Prove your humanity

Groovin the Moo is fast approaching and between festival prep and their busy schedule, Claire Nakazawa from Sydney’s Haiku Hands found the time to chat to Grok.


Not About You created huge waves within the Australian music scene. Did you expect this reaction?

We didn’t have many expectations. We definitely thought it was cool track and put a lot of effort into the release. Thankfully our friends and musician friends shared the track on their socials so it got out there and Triple J premiered it. We were definitely overwhelmed by the response, especially when music industry people started emailing us and we could barely get back to everyone. I’m so happy people connected with it and thought it was as cool as we did.


Tell me about the creation of your latest single Dare You Not to Dance?

We were jamming in a studio and I said ‘Dare You Not to Dance F*ckers’ Bea laughed and used the line in a session in Melbourne and we finished the track together. I was just being a smart ass and feeling confident because heaps of the beats we have are sick!


As creative individuals, have there been challenges whilst working together as a collective?

Yes definitely, we all have strong aesthetics and ideas. I think learning how to communicate with each other is such a big part of working successfully as a collective, we’re learning. Also recognising and appreciating everyone’s different contributions helps. I think some of the challenges and rewards of working in a group come hand in hand.


Where does the inspiration for your sound come from? Tell me about your working relationship with Joel Ma?

I think the inspiration for our sound comes from everything we listen to, all the music we love and have been surrounded by. We love dancing so being physically or emotionally moved by a beat inspires us to write to it as well.

Joel Ma is part of the Haiku Hands creative team. He’s definitely a core member and key to Haiku Hands forming in the first place. We write and record together and he gives us pep talks, feedback and sometimes shares his leftover spaghetti with us. We buy him coffee, braid his hair and tell him he’s the best.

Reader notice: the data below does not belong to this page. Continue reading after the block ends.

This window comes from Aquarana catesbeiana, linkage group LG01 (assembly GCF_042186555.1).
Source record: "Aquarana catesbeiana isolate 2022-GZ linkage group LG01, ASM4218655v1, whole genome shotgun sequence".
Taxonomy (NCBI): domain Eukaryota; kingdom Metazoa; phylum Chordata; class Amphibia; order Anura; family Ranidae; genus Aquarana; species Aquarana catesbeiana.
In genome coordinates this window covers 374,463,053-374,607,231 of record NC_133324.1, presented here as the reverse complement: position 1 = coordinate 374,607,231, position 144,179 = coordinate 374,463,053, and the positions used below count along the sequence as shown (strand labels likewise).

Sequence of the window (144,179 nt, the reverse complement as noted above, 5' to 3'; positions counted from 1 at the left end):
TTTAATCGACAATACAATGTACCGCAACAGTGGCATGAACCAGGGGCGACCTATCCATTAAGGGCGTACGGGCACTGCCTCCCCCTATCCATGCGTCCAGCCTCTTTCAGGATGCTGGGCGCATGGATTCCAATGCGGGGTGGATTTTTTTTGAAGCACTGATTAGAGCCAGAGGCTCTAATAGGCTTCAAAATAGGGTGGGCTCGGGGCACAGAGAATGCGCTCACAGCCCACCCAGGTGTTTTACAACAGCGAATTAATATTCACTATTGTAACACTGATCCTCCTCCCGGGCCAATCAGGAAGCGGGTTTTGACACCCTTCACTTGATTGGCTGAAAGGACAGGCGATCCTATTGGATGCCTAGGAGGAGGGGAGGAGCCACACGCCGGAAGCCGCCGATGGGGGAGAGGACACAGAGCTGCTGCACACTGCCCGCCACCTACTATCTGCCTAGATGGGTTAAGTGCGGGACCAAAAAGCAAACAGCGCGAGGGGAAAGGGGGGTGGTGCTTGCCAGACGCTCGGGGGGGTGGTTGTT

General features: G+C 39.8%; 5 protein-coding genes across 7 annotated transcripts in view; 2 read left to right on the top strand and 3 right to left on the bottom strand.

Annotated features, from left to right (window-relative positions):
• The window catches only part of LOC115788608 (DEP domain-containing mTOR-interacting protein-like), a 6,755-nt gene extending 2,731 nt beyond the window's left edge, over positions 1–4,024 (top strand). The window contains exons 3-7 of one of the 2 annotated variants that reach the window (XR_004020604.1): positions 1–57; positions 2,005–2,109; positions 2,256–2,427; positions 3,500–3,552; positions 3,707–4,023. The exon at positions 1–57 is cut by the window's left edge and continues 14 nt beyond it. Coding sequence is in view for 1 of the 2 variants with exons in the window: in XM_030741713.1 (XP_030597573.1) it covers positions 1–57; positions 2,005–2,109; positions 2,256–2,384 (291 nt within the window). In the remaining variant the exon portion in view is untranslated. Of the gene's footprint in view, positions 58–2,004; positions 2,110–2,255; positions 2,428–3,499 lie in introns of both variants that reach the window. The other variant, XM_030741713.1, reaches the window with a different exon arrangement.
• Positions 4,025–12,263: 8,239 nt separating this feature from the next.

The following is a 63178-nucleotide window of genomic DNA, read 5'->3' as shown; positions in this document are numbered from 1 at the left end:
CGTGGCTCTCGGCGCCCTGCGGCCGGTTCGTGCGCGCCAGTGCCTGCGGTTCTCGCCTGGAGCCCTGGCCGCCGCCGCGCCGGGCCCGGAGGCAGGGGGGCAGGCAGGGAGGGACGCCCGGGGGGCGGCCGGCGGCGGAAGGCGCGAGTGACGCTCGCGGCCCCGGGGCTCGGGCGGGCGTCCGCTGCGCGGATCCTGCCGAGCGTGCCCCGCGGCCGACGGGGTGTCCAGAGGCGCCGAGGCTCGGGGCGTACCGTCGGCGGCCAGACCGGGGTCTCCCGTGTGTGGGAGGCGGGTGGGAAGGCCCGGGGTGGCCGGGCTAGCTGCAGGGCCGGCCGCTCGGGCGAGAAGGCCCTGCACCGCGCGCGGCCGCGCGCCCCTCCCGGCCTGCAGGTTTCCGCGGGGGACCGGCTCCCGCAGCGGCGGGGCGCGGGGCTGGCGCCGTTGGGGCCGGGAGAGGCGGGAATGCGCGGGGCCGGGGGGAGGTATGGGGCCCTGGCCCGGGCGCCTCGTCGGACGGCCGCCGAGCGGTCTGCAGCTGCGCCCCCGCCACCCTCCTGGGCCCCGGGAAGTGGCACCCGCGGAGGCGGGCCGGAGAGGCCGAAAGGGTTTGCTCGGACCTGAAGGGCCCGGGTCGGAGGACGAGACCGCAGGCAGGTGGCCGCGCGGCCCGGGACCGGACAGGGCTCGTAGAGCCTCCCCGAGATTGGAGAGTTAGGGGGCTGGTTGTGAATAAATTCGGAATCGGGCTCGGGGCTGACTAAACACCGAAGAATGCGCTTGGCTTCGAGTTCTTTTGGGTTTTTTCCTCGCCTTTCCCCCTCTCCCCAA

You guys have a lot of festival sets under your belt, with GTM coming up soon. How do these shows differ from your own shows?

Often when we play at festivals lots of people are seeing us for the first time, we watch them making up their minds about the show in the first couple of songs, taking sideways glances at each other etc. and then they usually they get into it. I love seeing those kinds of looks on people’s faces, seeing them transition from being inquisitive and slightly confused to losing their shit by the end of the set.


At our own shows and sometimes at festivals, people have come especially to see us, the audience energy starts from the get-go and it feels like we’re all in it together from the start which is such an amazing experience.


What’s your take regarding the growing pressure on Australian music festivals to include greater diversity within their line-ups?

I think it’s awesome and hope it’s happening in every industry, I hope it becomes the absolute norm. Thanks GTM for being an initiator of this. The music industry, being so public and visible, can hopefully set an example of practising inclusion, equality and equal representation.


Can we expect any new music soon?

Yes! We’re working on an album!


Haiku Hands will be heading to Bunbury for Groovin the Moo on May 11.